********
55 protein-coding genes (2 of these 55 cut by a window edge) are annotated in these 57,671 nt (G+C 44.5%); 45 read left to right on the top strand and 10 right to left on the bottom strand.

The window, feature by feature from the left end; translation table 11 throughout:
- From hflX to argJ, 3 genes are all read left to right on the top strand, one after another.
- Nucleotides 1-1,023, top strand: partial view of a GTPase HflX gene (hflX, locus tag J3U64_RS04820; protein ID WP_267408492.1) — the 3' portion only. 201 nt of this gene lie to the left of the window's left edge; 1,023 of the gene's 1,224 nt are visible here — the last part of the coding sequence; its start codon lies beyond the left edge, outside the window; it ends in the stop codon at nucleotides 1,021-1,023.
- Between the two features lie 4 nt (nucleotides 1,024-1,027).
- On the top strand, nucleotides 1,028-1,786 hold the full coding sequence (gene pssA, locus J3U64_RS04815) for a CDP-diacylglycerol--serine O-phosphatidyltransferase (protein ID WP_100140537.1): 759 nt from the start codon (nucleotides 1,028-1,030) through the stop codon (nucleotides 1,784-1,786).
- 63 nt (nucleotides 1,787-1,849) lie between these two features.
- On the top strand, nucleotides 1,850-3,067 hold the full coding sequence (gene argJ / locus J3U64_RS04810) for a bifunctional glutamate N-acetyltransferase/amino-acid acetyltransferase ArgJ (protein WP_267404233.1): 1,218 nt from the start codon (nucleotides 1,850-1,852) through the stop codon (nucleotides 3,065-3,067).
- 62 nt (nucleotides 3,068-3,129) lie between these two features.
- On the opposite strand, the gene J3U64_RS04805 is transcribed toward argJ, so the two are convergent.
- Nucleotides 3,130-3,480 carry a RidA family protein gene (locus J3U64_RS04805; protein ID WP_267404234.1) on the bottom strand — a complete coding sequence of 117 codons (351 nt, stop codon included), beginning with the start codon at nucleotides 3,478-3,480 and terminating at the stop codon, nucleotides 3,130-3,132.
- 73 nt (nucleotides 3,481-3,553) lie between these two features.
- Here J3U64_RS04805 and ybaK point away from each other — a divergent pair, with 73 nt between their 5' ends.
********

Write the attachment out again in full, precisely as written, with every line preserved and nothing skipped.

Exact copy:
55 protein-coding genes (2 of these 55 cut by a window edge) are annotated in these 57,671 nt (G+C 44.5%); 45 read left to right on the top strand and 10 right to left on the bottom strand.

The window, feature by feature from the left end; translation table 11 throughout:
- From hflX to argJ, 3 genes are all read left to right on the top strand, one after another.
- Nucleotides 1-1,023, top strand: partial view of a GTPase HflX gene (hflX, locus tag J3U64_RS04820; protein ID WP_267408492.1) — the 3' portion only. 201 nt of this gene lie to the left of the window's left edge; 1,023 of the gene's 1,224 nt are visible here — the last part of the coding sequence; its start codon lies beyond the left edge, outside the window; it ends in the stop codon at nucleotides 1,021-1,023.
- Between the two features lie 4 nt (nucleotides 1,024-1,027).
- On the top strand, nucleotides 1,028-1,786 hold the full coding sequence (gene pssA, locus J3U64_RS04815) for a CDP-diacylglycerol--serine O-phosphatidyltransferase (protein ID WP_100140537.1): 759 nt from the start codon (nucleotides 1,028-1,030) through the stop codon (nucleotides 1,784-1,786).
- 63 nt (nucleotides 1,787-1,849) lie between these two features.
- On the top strand, nucleotides 1,850-3,067 hold the full coding sequence (gene argJ / locus J3U64_RS04810) for a bifunctional glutamate N-acetyltransferase/amino-acid acetyltransferase ArgJ (protein WP_267404233.1): 1,218 nt from the start codon (nucleotides 1,850-1,852) through the stop codon (nucleotides 3,065-3,067).
- 62 nt (nucleotides 3,068-3,129) lie between these two features.
- On the opposite strand, the gene J3U64_RS04805 is transcribed toward argJ, so the two are convergent.
- Nucleotides 3,130-3,480 carry a RidA family protein gene (locus J3U64_RS04805; protein ID WP_267404234.1) on the bottom strand — a complete coding sequence of 117 codons (351 nt, stop codon included), beginning with the start codon at nucleotides 3,478-3,480 and terminating at the stop codon, nucleotides 3,130-3,132.
- 73 nt (nucleotides 3,481-3,553) lie between these two features.
- Here J3U64_RS04805 and ybaK point away from each other — a divergent pair, with 73 nt between their 5' ends.